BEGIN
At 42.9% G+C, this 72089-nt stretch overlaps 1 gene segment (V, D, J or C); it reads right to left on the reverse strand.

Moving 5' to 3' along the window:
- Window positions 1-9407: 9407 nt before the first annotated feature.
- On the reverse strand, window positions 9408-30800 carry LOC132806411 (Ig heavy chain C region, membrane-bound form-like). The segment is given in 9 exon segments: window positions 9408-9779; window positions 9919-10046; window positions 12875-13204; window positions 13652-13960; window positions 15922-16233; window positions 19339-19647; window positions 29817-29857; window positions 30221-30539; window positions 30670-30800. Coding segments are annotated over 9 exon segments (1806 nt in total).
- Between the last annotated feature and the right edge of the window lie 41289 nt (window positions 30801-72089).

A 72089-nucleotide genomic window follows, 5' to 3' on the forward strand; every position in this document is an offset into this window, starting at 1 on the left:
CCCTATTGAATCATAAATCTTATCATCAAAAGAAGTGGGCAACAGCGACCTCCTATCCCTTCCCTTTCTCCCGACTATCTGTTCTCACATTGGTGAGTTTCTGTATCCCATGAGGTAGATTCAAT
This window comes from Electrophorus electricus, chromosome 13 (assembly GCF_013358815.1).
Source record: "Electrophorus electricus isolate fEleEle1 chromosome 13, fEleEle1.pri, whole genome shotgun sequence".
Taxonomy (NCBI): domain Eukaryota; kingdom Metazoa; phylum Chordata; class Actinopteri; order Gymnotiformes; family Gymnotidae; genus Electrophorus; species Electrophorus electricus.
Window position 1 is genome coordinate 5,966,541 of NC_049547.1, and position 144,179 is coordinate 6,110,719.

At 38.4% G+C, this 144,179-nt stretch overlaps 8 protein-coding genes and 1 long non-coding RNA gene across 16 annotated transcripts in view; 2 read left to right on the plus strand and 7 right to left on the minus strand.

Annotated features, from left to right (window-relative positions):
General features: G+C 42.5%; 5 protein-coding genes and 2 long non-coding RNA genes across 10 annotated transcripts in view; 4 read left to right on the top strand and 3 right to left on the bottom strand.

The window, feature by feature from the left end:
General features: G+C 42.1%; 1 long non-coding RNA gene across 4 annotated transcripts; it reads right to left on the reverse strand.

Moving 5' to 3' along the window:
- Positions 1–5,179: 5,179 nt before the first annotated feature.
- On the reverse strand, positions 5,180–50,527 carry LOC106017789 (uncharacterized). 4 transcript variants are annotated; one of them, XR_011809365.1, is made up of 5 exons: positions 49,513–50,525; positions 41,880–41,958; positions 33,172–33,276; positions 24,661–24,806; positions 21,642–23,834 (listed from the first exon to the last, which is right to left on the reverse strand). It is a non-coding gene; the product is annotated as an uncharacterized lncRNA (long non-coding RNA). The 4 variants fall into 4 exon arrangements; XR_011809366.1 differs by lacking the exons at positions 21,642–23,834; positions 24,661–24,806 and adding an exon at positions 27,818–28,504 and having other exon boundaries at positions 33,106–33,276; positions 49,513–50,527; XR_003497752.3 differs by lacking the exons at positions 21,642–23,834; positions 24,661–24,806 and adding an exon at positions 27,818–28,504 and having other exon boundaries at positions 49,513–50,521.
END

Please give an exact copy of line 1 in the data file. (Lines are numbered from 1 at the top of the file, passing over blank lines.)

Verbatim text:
At 42.9% G+C, this 72089-nt stretch overlaps 1 gene segment (V, D, J or C); it reads right to left on the reverse strand.